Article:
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Beacon earns award for green method of clothes laundering

Thu., Feb. 16, 2012

At Beacon Cleaners & Laundry, the fresh scent of clean clothes is free of the chemical odor of solvents.

The suits, wedding gowns, comforters and other “dry clean only” items are run through a closed-circuit system.

Their Ipura Hybrid Class machines don’t release volatile organic compounds like their predecessors did. And they’re better for the company’s bottom line, too.

The new machines clean faster, cutting 20 minutes off each load’s processing time. They also use a fraction of the dry-cleaning solution required by the equipment the laundry used to employ.

Beacon Cleaners’ owners, Hi Bum and Yonae Kim, installed the new machines in 2010. The purchase was part of a longstanding commitment to environmentally friendly dry cleaning, which earned Beacon Cleaners the 2012 Clean Air Award from the Spokane Regional Clean Air Agency.

Hi Bum Kim said he didn’t want to breathe in hazardous fumes. He didn’t want his employees exposed, either.

“I’m needing to be working my lifetime here,” explained Kim, who purchased Beacon Cleaners in 1986. “I’m also concerned for my people, the employees.”

With the switch to the new machines, Beacon Cleaners became the first laundry in Spokane County that isn’t regulated for hazardous air emissions, because the solvents are contained. It’s quite an accomplishment, said Margee Chambers, who works in Spokane Regional Clean Air Agency’s compliance assistance program.

“He’s gone above and beyond to make sure that his business has a reduced impact on the environment,” Chambers said of Kim.

The agency monitors dry cleaners that emit hazardous air pollutants, checking that equipment is operating correctly and leaks aren’t present. Most laundries are small businesses, and they’re often located in residential neighborhoods.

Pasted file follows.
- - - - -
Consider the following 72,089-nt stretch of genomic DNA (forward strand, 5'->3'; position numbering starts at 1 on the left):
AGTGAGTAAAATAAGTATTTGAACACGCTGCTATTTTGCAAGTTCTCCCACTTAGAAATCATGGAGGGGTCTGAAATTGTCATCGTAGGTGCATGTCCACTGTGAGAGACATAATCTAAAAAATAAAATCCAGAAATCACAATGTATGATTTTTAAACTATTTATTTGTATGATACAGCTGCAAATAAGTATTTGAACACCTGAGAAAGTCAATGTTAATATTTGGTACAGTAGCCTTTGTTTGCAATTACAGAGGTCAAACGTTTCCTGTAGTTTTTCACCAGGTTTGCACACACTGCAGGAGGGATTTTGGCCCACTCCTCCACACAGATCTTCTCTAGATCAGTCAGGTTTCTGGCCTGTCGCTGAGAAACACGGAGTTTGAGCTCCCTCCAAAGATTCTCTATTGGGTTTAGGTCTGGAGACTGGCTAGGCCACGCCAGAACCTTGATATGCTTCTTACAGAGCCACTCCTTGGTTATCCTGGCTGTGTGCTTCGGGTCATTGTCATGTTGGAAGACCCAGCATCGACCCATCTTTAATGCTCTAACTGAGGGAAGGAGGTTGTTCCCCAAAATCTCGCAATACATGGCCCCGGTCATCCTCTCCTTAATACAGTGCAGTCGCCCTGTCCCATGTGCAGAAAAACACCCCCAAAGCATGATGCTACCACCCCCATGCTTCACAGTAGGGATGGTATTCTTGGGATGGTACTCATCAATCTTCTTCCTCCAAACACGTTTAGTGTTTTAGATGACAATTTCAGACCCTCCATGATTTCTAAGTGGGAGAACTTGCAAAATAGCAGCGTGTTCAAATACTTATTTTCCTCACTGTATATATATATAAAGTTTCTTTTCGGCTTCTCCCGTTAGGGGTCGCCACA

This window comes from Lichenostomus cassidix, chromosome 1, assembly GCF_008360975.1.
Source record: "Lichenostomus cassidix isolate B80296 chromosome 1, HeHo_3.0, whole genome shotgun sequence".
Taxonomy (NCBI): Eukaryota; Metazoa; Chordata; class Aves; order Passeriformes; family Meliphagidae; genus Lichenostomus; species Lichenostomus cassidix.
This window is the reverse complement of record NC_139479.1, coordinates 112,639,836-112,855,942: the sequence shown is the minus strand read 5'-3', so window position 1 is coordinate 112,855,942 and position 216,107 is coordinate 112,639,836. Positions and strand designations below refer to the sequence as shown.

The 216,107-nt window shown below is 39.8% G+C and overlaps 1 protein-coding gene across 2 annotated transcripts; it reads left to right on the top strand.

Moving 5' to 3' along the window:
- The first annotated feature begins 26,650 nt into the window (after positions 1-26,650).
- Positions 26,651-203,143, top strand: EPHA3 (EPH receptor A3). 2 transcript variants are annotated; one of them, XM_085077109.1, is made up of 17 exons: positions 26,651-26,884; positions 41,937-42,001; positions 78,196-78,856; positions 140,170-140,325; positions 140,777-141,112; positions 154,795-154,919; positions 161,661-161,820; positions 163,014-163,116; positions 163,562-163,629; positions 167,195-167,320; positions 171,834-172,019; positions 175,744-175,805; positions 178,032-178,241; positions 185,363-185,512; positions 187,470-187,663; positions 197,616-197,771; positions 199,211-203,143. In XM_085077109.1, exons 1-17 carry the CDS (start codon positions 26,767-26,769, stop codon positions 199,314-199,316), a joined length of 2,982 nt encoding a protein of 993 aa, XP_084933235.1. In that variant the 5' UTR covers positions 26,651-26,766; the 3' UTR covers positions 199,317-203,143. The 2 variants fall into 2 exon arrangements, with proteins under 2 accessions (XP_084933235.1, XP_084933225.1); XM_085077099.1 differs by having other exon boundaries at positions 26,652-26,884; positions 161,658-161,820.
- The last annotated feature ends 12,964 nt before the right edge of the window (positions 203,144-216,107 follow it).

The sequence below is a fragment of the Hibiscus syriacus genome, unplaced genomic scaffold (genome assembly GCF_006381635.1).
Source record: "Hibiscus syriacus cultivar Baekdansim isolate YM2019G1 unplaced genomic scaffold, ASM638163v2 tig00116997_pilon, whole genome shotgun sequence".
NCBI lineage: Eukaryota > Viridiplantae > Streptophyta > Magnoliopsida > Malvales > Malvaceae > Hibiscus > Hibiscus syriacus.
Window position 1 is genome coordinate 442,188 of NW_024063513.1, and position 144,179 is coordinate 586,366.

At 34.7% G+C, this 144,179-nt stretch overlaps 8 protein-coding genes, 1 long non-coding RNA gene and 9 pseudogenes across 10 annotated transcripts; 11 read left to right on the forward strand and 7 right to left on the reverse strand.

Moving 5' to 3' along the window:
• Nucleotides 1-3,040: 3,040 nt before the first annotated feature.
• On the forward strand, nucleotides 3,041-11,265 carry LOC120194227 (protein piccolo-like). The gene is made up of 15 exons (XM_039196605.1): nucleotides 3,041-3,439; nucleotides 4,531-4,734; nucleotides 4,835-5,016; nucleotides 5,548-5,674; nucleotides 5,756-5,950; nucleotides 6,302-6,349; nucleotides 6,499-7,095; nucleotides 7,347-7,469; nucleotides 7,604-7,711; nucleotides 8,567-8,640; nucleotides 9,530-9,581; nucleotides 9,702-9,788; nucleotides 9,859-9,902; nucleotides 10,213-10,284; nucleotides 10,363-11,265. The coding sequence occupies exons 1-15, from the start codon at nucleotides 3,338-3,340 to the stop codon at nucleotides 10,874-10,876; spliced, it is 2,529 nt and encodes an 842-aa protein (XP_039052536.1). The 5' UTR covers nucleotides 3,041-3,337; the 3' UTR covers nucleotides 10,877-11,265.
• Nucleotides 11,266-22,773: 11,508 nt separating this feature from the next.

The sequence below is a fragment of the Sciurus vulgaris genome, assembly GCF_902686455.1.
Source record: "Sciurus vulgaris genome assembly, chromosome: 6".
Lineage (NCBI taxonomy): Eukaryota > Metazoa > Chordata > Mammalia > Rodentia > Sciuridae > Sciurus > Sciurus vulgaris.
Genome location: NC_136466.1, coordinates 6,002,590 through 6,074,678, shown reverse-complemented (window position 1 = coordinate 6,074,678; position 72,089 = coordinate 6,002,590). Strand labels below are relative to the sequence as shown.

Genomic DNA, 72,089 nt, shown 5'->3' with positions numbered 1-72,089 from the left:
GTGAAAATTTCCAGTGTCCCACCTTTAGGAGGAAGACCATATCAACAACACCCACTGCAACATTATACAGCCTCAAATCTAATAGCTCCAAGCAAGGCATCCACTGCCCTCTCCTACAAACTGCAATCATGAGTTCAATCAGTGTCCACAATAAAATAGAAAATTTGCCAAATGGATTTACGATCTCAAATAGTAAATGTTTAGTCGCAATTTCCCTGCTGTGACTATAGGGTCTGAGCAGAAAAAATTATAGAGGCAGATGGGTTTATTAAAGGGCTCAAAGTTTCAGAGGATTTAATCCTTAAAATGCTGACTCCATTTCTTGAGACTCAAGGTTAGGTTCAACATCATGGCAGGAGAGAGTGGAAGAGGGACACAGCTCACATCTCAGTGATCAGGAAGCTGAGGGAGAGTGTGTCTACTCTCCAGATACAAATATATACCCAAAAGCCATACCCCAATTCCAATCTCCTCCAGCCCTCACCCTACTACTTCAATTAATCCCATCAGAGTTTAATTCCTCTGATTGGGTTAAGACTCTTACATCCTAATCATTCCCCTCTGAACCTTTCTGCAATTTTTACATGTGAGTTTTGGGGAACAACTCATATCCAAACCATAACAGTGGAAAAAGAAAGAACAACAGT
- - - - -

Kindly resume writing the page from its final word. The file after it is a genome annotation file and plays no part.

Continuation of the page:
The majority of the air pollution comes from the evaporation of dry cleaning solvents. Perchloroethylene, a suspected carcinogen, is the most common solvent, used in 10 dry cleaning operations in Spokane County, according to the agency. Petroleum-based solvents are also used.

Kim’s commitment to greener business practices started in 1998, when Beacon Cleaners moved to a new location. His permit didn’t allow him to move the old machines, so he decided to upgrade.

Kim could have replaced the machines with similar models that retail for $40,000 to $60,000 each. Instead, Beacon Cleaners invested about $100,000 each in lower-emission models.

“I didn’t want to go backward,” Kim said of his decision to purchase the higher-cost units.

When he was ready to upgrade again, Kim tapped the expertise at the Spokane Regional Clean Air Agency. An engineer there researched the next generation of dry cleaning equipment, which led Kim to purchase the Ipura Hybrid Class machines. The agency’s input saved him the cost of hiring an outside consultant, he said.

Beacon Cleaners has expanded over the years, buying out competitors. When that happened, Kim retired older machines, further reducing air emissions.

Beacon Cleaners now has eight locations, including drop-off facilities. All of the dry-cleaning is done at Beacon Cleaners’ main location in northwest Spokane, using the non-emitting Ipura machines.

The shop’s a busy place. The company processes 400 to 800 dress shirts daily. The majority of the garments dropped off for cleaning are available for same-day pickup.

Beacon Cleaners is proof that environmentally friendly business practices pay off, Chambers said.



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